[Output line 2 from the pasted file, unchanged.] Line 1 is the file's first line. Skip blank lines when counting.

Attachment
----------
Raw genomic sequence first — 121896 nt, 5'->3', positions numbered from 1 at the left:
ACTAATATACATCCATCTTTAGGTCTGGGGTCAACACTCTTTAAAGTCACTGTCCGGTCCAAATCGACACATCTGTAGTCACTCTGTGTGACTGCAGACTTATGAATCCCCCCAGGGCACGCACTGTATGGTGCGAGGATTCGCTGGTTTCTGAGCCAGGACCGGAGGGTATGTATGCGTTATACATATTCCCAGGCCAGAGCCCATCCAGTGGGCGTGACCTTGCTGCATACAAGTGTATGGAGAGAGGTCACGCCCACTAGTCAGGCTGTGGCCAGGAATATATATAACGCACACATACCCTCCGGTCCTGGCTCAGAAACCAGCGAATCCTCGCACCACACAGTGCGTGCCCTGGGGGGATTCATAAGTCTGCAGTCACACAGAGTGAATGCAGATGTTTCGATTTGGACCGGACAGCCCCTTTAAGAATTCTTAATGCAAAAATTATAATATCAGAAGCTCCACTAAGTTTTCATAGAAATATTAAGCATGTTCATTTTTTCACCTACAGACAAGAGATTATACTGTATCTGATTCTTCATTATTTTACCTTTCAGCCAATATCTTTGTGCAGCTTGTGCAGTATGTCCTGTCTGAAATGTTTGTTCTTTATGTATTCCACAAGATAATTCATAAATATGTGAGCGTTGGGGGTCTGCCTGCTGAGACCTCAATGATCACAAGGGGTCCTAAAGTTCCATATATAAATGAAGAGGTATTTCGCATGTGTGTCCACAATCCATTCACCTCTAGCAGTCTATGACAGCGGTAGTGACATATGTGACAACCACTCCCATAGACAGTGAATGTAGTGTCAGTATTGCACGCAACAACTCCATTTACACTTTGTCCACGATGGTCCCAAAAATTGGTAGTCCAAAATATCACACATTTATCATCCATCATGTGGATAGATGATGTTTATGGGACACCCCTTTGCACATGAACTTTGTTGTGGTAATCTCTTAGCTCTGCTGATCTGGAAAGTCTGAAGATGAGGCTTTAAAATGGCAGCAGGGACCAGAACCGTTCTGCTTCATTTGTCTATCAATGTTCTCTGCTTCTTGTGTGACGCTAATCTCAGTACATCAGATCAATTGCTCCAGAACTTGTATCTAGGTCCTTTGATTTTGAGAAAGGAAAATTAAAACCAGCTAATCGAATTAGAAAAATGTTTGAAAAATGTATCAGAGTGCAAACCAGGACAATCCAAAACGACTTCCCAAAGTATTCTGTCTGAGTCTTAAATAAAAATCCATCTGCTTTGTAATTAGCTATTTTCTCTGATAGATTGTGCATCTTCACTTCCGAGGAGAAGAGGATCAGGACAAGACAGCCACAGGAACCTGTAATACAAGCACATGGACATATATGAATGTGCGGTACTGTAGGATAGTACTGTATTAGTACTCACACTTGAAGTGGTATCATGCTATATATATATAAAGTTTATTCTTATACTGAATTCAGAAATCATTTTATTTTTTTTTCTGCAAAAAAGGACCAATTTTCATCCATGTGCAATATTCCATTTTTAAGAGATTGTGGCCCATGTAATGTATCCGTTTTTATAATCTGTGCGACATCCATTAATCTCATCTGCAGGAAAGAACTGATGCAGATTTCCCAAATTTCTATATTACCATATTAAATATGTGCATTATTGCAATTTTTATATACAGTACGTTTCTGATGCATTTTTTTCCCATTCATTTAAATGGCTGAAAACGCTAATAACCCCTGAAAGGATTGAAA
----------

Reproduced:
ACTAATATACATCCATCTTTAGGTCTGGGGTCAACACTCTTTAAAGTCACTGTCCGGTCCAAATCGACACATCTGTAGTCACTCTGTGTGACTGCAGACTTATGAATCCCCCCAGGGCACGCACTGTATGGTGCGAGGATTCGCTGGTTTCTGAGCCAGGACCGGAGGGTATGTATGCGTTATACATATTCCCAGGCCAGAGCCCATCCAGTGGGCGTGACCTTGCTGCATACAAGTGTATGGAGAGAGGTCACGCCCACTAGTCAGGCTGTGGCCAGGAATATATATAACGCACACATACCCTCCGGTCCTGGCTCAGAAACCAGCGAATCCTCGCACCACACAGTGCGTGCCCTGGGGGGATTCATAAGTCTGCAGTCACACAGAGTGAATGCAGATGTTTCGATTTGGACCGGACAGCCCCTTTAAGAATTCTTAATGCAAAAATTATAATATCAGAAGCTCCACTAAGTTTTCATAGAAATATTAAGCATGTTCATTTTTTCACCTACAGACAAGAGATTATACTGTATCTGATTCTTCATTATTTTACCTTTCAGCCAATATCTTTGTGCAGCTTGTGCAGTATGTCCTGTCTGAAATGTTTGTTCTTTATGTATTCCACAAGATAATTCATAAATATGTGAGCGTTGGGGGTCTGCCTGCTGAGACCTCAATGATCACAAGGGGTCCTAAAGTTCCATATATAAATGAAGAGGTATTTCGCATGTGTGTCCACAATCCATTCACCTCTAGCAGTCTATGACAGCGGTAGTGACATATGTGACAACCACTCCCATAGACAGTGAATGTAGTGTCAGTATTGCACGCAACAACTCCATTTACACTTTGTCCACGATGGTCCCAAAAATTGGTAGTCCAAAATATCACACATTTATCATCCATCATGTGGATAGATGATGTTTATGGGACACCCCTTTGCACATGAACTTTGTTGTGGTAATCTCTTAGCTCTGCTGATCTGGAAAGTCTGAAGATGAGGCTTTAAAATGGCAGCAGGGACCAGAACCGTTCTGCTTCATTTGTCTATCAATGTTCTCTGCTTCTTGTGTGACGCTAATCTCAGTACATCAGATCAATTGCTCCAGAACTTGTATCTAGGTCCTTTGATTTTGAGAAAGGAAAATTAAAACCAGCTAATCGAATTAGAAAAATGTTTGAAAAATGTATCAGAGTGCAAACCAGGACAATCCAAAACGACTTCCCAAAGTATTCTGTCTGAGTCTTAAATAAAAATCCATCTGCTTTGTAATTAGCTATTTTCTCTGATAGATTGTGCATCTTCACTTCCGAGGAGAAGAGGATCAGGACAAGACAGCCACAGGAACCTGTAATACAAGCACATGGACATATATGAATGTGCGGTACTGTAGGATAGTACTGTATTAGTACTCACACTTGAAGTGGTATCATGCTATATATATATAAAGTTTATTCTTATACTGAATTCAGAAATCATTTTATTTTTTTTTCTGCAAAAAAGGACCAATTTTCATCCATGTGCAATATTCCATTTTTAAGAGATTGTGGCCCATGTAATGTATCCGTTTTTATAATCTGTGCGACATCCATTAATCTCATCTGCAGGAAAGAACTGATGCAGATTTCCCAAATTTCTATATTACCATATTAAATATGTGCATTATTGCAATTTTTATATACAGTACGTTTCTGATGCATTTTTTTCCCATTCATTTAAATGGCTGAAAACGCTAATAACCCCTGAAAGGATTGAAA